Jefferson Davis, who was provisionally elected the president of the Confederacy at a convention in Montgomery, Ala., and inaugurated in February 1861, is reinaugurated this week 150 years ago.
The re-inauguration on Richmond's Capitol Square takes place on Feb. 22, 1862, following Davis' election in November 1861 to a six-year term.
In his address, Davis declares that the people of the Confederacy have come to believe that "the Government of the United States had fallen into the hands of a sectional majority, who would pervert the most sacred of all trusts to the destruction of the rights which it was pledged to project Therefore we are in arms to renew such sacrifices as our fathers made to the holy cause of constitutional liberty."
The Richmond Examiner, in a report on the eve of Davis' oath-taking, declares the day an "auspicious" one, but it exhorts his administration to take up its cause with energy so as to "escape the miseries of a protracted war."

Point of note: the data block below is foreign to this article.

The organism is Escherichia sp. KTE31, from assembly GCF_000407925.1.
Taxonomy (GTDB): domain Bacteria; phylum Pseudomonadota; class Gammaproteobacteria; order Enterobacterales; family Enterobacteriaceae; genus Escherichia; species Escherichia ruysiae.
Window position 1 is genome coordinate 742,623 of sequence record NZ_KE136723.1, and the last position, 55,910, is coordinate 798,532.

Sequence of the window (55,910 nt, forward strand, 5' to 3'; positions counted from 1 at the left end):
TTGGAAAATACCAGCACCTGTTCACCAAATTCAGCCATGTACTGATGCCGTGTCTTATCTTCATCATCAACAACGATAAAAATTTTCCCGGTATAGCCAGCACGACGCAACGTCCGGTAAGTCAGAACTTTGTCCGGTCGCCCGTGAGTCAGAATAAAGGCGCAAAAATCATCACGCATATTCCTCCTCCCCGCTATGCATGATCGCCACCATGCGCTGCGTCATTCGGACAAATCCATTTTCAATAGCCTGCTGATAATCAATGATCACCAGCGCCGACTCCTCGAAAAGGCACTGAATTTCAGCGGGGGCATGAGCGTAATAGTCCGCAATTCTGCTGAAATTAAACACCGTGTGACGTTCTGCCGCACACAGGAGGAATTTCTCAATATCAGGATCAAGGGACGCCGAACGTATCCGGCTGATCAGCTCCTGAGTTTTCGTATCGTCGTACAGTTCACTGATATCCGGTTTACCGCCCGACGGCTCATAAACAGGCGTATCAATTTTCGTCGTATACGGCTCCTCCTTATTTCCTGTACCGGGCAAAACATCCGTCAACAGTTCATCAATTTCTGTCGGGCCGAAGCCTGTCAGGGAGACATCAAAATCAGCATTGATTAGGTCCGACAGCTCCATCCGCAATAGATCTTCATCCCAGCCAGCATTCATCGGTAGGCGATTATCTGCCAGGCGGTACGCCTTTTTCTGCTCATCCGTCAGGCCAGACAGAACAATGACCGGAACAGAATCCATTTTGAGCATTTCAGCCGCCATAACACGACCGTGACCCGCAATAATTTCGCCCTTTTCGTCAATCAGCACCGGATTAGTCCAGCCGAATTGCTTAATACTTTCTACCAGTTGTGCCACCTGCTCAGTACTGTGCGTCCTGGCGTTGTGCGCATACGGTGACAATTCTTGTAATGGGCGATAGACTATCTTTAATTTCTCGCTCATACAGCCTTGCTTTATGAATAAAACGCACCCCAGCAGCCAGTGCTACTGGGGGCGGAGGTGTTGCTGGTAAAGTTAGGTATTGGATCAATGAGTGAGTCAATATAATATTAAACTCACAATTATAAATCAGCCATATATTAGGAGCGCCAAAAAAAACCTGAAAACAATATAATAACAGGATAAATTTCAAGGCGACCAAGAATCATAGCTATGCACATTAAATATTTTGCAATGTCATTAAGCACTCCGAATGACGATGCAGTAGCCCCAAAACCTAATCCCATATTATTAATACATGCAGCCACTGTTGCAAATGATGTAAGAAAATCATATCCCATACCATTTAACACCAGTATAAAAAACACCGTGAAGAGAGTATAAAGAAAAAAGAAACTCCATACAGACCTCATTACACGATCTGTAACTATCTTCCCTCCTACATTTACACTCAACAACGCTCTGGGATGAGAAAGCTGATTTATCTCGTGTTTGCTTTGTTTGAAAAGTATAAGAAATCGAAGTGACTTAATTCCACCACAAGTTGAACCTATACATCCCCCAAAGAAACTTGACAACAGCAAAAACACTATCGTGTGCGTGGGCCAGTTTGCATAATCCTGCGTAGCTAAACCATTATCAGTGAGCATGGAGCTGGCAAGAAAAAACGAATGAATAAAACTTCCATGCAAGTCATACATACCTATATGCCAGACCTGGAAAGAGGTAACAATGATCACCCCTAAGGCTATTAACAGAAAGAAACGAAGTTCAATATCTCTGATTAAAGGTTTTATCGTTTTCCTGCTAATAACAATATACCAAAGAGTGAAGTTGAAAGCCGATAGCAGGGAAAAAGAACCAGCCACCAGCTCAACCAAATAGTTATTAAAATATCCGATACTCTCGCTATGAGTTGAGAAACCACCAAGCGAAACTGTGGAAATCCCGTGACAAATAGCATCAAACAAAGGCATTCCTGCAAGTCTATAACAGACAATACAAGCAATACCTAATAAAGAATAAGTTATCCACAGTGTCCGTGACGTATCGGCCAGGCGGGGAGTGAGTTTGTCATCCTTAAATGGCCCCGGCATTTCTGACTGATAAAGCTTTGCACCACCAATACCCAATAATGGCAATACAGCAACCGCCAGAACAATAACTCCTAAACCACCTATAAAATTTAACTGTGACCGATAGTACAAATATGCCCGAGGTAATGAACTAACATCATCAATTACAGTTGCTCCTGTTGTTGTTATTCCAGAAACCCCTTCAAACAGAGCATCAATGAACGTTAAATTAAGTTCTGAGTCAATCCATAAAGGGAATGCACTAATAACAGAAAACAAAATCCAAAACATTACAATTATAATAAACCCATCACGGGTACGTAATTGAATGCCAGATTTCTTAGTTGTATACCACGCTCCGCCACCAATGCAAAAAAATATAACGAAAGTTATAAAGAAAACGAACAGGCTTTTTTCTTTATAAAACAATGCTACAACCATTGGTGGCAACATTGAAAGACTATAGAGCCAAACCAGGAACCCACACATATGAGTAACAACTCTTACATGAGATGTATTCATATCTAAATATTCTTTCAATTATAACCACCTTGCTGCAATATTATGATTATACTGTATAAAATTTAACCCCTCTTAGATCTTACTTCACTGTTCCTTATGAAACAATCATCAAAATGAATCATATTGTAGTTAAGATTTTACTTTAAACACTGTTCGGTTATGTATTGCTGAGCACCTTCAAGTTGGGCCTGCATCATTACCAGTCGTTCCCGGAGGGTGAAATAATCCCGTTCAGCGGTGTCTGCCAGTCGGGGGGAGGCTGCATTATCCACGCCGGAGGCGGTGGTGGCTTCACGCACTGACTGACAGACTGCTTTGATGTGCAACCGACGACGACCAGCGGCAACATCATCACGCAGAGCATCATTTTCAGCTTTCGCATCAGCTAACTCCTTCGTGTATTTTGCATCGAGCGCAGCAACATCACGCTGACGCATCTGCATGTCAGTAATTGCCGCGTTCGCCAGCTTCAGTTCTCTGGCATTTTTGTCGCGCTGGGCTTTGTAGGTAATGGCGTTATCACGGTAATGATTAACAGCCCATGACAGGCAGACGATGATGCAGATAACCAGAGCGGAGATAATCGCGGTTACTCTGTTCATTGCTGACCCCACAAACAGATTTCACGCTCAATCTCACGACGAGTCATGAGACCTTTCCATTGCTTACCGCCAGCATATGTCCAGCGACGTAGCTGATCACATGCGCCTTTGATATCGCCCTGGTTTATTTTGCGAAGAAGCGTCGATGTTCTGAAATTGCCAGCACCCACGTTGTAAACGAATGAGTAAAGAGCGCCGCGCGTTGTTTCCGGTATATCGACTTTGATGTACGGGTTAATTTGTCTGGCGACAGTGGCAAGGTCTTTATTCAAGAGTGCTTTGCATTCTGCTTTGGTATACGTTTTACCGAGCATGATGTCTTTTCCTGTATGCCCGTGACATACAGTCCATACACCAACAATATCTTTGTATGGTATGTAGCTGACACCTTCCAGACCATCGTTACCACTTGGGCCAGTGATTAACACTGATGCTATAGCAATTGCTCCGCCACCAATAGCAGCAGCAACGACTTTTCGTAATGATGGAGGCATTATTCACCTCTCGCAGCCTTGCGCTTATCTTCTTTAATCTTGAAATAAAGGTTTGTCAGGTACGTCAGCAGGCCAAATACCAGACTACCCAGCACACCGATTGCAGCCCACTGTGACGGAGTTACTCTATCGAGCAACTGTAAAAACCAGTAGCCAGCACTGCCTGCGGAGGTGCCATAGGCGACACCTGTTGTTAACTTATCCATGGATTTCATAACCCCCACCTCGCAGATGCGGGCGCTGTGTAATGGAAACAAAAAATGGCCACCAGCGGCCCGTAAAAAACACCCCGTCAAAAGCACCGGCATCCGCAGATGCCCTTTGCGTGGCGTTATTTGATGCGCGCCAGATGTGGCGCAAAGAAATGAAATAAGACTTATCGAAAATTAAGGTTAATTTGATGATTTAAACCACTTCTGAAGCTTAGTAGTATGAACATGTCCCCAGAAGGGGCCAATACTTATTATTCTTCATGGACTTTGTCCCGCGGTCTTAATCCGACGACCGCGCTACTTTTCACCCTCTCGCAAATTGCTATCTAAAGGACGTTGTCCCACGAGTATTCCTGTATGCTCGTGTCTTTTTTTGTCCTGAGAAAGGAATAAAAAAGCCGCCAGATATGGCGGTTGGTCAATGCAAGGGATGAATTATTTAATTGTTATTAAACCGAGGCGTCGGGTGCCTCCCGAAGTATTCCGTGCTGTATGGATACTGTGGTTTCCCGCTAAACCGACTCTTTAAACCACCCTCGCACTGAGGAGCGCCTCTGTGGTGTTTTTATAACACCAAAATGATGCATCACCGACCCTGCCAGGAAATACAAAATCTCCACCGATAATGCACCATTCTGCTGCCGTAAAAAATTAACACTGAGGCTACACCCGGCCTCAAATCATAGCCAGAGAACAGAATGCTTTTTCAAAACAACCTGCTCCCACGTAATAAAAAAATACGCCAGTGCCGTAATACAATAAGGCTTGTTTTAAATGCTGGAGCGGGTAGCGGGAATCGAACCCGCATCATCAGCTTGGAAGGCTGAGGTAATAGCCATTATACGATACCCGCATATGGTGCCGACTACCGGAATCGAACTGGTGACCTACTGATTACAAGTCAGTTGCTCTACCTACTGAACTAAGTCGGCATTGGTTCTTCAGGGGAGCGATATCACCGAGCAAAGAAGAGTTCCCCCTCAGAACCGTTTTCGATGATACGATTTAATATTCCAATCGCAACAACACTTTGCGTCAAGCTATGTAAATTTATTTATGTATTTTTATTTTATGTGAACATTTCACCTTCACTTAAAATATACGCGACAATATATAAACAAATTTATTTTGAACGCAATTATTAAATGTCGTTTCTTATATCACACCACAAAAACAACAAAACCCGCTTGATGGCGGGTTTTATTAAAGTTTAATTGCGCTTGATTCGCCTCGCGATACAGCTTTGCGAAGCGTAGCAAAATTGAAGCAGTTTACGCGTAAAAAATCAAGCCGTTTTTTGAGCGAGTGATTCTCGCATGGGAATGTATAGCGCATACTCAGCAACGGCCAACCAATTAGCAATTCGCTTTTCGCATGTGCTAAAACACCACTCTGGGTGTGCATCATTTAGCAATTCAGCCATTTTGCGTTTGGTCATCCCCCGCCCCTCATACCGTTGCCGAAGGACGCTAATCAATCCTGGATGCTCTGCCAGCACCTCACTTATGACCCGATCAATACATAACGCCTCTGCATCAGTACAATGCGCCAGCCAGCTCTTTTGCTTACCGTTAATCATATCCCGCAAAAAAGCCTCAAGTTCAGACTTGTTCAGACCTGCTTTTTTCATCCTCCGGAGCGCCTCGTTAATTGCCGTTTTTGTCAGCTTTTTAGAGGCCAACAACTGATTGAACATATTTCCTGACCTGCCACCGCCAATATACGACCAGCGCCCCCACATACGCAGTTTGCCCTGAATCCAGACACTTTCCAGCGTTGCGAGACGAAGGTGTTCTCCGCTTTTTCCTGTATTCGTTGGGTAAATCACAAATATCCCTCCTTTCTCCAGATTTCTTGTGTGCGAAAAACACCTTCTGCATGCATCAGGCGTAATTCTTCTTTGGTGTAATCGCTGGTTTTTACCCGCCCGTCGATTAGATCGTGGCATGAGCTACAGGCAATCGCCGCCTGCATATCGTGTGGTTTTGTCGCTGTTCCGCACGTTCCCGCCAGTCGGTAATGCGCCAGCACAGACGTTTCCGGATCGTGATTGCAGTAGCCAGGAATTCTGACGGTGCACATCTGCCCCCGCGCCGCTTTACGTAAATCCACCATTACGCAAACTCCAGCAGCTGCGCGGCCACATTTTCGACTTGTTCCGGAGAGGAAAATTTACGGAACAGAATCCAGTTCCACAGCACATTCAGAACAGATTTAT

The Philadelphia Inquirer is among Northern newspapers that will print the bulk of the speech in later days along with details of the elaborate inaugural ceremonies and the politicians, judges and other prominent officials present.
Elsewhere, the Associated Press reports from Springfield, Mo., that federal army troops are in "vigorous pursuit of the rebels" in that state. A dispatch states that Union forces have captured four rebel officers and 13 privates but the main body of pro-Confederate forces led by Sterling Price eludes them in the countryside.
From 1862 to 1864, Missouri will be the crucible of bloody guerrilla warfare. Only Virginia and Tennessee will see more battles, clashes and other engagements during the war.